And now for something completely different - Monty Python anyone? I guess knowing that reference will be dependent on age and geographic location... regardless, this is a classic hip hop track, and provides MEST MKIII with another genre test use case. A Tribe Called Quest - Can I Kick It? - can MEST kick it... yes it can, flawlessly. It's actually quite amazing to play a track that's over 30 years old, yet still sounds amazing. I think UM have struck a fantastic balance in the tuning between technical and musical, too technical can result in harshness, and too musical can lack detail - no issue here, be it the low sub register to mid vocals and upper treble delivery.

Moving on to a complex and intricate electronic track by Symbolico - 'Perceiving All' does as the name suggests, and really pushes forward every last bit of minute detail but never becomes harsh. This is a track that I like to test the technical to musical capability of a set, and MEST MKIII passes with flying colours. Everything from the sub bass depth, to the highest treble register in this track sound fantastic - balanced, musical, technical - all boxes ticked.

Some more electronica, this time the spectacular 'Sex' by Djrum. I've heard this album countless times, via numerous IEMs - I could say I know it off by heart. Yet again, I can't fault it - nothing harsh, and both technically and musically catered for - MEST MKIII provides a remarkable listening experience with this complex and potentially challenging track.



Andrew from MusicTeck provided me a loan unit so I could test versus MKIII. While I have some recollections of the 2nd edition of MEST, it's far too long ago to recall sufficiently in this review. I've been curious for quite a while what a revisit to this set might entail, especially with a new selection of sources to reach for. The difference is huge - they sound nothing like each other, except maybe for how the sub extends. MKIII improves everything to my ears, and absolutely justifies the step up in price. When I switch from MKII to MKIII, I hear significantly more competent mids - more visceral, improved & somewhat relaxed treble, and overall a better balance of technical and musical engagement. That's not to say MKII sound 'bad' - I'm actually quite impressed revisiting, but the 3rd iteration to my ears are a big step up in every way - I can hear how those who might have a treble sensitivity had problems with MKII - this should not be the case with MKIII. I'm actually enjoying a revisit to MKII, but MKIII are without question a huge step foward.


This is still my top choice IEM - it leans a bit brighter, and more technical versus MEST MKIII yet still wonderfully captivating. They are quite similar in many ways, both quite neutral and with the exception of the BCD in MEST, more or less the same driver config in terms of DD / BA / EST for low, mid and high. If I were to capture a scale of musical to technical on a graph, with zero being most technical, and ten being most musical, I would plot Camelot around 4, and MEST around 8. They are both highly competent all-rounders, with excellent balance across the FR - Camelot is that bit brighter, and that bit more resolving... the 2nd DD in Camelot for low-end is also evident where there is more distinction between low and mid bass.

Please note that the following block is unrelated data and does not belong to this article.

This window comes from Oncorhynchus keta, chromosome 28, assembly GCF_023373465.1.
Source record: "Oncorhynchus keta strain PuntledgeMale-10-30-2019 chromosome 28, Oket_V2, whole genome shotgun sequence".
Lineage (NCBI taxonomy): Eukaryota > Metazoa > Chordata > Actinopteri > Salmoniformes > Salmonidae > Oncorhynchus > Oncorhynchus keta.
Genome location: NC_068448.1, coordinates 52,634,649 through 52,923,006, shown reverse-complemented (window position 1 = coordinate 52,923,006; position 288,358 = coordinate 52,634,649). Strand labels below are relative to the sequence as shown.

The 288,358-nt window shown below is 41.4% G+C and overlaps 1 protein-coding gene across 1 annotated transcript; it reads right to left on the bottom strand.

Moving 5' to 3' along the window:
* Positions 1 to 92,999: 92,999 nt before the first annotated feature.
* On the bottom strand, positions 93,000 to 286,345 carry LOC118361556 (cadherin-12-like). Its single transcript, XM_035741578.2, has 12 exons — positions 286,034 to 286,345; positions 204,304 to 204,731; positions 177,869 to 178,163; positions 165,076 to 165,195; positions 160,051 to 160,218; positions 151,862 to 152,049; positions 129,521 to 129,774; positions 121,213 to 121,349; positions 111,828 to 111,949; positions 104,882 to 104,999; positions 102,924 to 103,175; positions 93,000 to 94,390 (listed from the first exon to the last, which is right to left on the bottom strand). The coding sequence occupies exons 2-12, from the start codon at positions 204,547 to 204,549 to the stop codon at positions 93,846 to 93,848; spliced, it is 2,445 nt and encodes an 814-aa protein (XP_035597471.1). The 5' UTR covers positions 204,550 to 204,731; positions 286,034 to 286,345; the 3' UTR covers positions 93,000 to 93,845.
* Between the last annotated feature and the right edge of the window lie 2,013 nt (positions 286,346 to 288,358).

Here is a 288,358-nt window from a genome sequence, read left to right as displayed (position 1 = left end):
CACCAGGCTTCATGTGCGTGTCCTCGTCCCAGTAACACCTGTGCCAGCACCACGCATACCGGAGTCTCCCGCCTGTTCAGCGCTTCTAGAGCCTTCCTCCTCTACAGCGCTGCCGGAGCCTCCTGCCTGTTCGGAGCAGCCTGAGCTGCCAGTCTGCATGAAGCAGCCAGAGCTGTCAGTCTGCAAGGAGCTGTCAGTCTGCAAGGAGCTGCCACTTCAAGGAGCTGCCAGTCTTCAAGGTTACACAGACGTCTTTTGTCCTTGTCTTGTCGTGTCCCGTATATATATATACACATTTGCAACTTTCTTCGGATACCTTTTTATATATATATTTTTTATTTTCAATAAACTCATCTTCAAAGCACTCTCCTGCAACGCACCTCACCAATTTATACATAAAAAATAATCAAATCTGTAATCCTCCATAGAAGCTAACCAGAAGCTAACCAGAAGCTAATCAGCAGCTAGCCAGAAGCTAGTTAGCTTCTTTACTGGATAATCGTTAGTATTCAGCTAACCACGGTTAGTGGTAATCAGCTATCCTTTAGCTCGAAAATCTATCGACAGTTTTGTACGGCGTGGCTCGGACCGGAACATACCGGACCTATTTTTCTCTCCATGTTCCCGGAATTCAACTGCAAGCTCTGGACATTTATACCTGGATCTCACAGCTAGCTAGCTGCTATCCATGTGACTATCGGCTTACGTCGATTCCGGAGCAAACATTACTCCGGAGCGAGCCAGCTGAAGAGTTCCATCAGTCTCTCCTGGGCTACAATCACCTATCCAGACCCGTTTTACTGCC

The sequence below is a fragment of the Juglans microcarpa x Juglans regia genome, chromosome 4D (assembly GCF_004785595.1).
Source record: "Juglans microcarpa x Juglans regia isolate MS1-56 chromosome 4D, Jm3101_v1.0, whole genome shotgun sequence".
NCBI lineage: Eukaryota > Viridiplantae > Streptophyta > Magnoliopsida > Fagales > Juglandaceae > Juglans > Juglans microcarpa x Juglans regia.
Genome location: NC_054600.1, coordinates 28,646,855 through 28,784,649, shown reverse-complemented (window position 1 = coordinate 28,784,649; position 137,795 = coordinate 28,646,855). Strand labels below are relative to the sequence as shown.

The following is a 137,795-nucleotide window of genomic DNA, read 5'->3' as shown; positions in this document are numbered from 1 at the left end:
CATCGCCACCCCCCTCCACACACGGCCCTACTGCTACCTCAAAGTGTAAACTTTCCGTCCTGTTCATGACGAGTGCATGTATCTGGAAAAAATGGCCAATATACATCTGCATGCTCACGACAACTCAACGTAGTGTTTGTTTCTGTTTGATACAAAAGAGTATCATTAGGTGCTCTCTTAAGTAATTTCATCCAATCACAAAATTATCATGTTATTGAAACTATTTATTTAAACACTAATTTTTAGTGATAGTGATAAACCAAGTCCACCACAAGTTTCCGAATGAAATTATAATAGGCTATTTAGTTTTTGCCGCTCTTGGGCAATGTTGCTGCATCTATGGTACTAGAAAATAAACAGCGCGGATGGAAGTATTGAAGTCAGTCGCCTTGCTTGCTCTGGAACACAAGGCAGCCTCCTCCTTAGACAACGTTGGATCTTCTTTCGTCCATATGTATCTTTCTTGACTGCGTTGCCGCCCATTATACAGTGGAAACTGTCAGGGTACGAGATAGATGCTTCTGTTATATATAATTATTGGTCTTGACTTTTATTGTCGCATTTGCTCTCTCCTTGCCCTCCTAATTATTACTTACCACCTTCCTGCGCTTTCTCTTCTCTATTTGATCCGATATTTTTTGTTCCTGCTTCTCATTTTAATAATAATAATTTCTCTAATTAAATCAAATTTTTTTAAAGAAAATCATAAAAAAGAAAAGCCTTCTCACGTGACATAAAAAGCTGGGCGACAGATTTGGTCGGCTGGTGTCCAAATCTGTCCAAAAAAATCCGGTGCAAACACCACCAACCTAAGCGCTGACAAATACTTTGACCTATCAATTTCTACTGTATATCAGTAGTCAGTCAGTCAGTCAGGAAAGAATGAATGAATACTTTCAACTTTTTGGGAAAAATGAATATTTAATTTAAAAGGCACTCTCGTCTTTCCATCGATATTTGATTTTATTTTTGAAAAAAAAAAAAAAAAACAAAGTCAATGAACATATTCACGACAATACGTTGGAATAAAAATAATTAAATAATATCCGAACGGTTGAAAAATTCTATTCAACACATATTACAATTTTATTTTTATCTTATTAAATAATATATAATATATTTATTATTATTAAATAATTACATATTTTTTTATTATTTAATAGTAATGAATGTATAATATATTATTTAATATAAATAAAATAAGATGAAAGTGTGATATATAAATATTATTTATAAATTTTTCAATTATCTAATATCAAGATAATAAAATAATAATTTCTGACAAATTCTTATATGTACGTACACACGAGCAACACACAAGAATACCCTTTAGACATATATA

Ragnar (from memory)

I had Ragnar on loan for a while from a generous Head-Fi member (@Eoin) and I was incredibly impressed. I would say the most detailed and precise set I have heard on my IEM journey... they literally take everything with a microscope, providing the most detailed musical experience imaginable. On the negative side, I found some upper mid glare issues at times, which for me ruled out a purchase.


While I never tried the first iteration of MEST, I certainly heard very good things about them and some even preferred to MKII. My original experience of MKII was hit and miss, and I eventually sold them having found they were more miss than hit. MEST MKIII absolutely hit the mark for me, and I would go as far as to say they are my favourite from UM so far, even ahead of the formidable Mentor - now before the pitchforks come out, I'm not saying they are better, but I had some issues with upper mid peaks on Mentor which led me to ultimately sell... I've zero areas of challenge with MEST MKIII - that's not to say they are perfect, but I cannot tolerate any FR challenges that disrupt my listening experience, it's the first thing that will result in me parting with a set. MEXT are a fun sounding and excellent set, but I had problems with fit as they were quite big, so they had to go too.

Engaging, exciting, entertaining, but well balanced, a simply excellent IEM - UM hit a slam dunk with the 3rd iteration of MEST… I'm loving every minute I spend with this fantastic set, regardless of genre, and certainly from my perspective, absolutely 3rd time is indeed a charm.




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Excellent review 👍
Thanks for a great review! I love my MkII’s but now I’m intrigued. Very well written 👍🏻
The stage is maybe the most ethereal that I’ve ever heard. Unfortunately I need to sell my blue set but I WILL be buying again.


New Head-Fier
Pros: -natural timbre on instruments. In fact, timbral accuracy is high
-good separation of instruments and vocals. This set does very well in this regard.
-very good decay. The mest mkiii can capture echoes and even to the last definition of notes